This is perhaps more than just a shift in taste to the conservative or nostalgic, but rather collectors insisting on standards increasingly not being met by contemporary art, which often seems to have the central (maybe sole) function of being expensive to buy.
Aug 10th 2009 12:04PM Artists always appreciate the opportunity to sell out of studio, direct to collectors. There's no reason to volunteer a contribution to an agent if you found the artist's work on your own, and can make direct contact through a website or by phone. However, it's important to be respectful of gallery representatives where appropriate. It's a bad practice to attempt to buy out of studio works currently on exhibit at a gallery (especially right in front of the dealer- it happened to me once!) You might get a one-time bargain, but if in doing so you've damaged the artist's ability to sell in your market, you've also potentially damaged the value of your investment.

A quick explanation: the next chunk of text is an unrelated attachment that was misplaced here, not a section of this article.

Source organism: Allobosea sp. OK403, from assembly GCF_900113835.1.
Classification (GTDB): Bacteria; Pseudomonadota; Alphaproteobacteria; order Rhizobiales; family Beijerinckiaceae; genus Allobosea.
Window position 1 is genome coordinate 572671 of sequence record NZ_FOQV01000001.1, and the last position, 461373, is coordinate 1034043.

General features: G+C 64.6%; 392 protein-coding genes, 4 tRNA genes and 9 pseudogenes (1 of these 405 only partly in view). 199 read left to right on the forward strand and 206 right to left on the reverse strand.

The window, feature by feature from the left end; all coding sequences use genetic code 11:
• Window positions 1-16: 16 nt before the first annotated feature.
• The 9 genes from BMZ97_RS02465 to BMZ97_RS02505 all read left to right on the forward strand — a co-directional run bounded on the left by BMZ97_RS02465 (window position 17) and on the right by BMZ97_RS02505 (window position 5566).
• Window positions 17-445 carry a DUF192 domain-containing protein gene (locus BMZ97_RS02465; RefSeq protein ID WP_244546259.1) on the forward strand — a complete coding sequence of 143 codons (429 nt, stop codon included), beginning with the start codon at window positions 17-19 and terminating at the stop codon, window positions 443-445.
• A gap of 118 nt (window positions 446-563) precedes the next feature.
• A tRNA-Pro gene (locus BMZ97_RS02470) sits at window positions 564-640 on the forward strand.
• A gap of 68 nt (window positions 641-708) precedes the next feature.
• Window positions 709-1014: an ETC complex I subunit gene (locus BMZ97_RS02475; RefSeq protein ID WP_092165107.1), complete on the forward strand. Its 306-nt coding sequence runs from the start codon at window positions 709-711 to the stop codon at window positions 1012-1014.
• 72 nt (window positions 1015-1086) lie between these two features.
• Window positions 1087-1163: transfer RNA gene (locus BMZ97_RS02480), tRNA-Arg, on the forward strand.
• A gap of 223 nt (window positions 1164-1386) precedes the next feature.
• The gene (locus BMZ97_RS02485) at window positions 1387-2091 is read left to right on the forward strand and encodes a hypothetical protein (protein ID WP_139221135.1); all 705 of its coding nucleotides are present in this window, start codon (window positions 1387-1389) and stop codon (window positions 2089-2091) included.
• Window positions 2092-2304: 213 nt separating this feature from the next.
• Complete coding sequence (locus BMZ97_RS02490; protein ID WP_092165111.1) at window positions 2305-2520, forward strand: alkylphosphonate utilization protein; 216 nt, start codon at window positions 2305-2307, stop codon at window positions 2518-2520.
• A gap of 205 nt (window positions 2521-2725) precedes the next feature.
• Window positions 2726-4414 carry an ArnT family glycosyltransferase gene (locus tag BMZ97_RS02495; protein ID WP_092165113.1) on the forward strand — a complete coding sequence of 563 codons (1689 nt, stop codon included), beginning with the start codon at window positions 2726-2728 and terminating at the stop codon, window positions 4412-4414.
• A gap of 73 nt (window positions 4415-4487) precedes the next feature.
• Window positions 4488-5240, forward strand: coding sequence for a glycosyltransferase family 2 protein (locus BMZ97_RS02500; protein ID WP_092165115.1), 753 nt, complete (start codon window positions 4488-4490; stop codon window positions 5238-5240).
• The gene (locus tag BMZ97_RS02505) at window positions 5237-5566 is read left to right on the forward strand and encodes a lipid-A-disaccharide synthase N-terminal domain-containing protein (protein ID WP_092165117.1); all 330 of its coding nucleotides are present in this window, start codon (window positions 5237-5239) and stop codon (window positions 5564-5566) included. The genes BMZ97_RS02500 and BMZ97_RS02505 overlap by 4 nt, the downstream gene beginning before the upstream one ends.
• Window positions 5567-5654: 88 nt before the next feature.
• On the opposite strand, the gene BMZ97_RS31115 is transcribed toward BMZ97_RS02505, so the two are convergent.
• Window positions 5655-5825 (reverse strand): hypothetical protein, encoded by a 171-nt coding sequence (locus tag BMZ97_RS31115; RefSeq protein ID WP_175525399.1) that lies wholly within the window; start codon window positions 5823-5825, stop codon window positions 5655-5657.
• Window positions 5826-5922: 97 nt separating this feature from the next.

Also, collectors should still offer a fair price, even if it reflects a discount for not having to pay a commission. Gallery rates are typically 40-50%, but the artist normally absorbs all materials and framing costs from their share of the sale. Many artists (like me) are very conservative about reducing prices, especially to new collectors- discounts are earned through loyal, long-term patronage or comitment to buy several works at once.
Finally, if you do get a great bargain, keep it to yourself! Nobody who has ever paid fair market value will ever trust the artist again if word gets around (and, don't think it won't).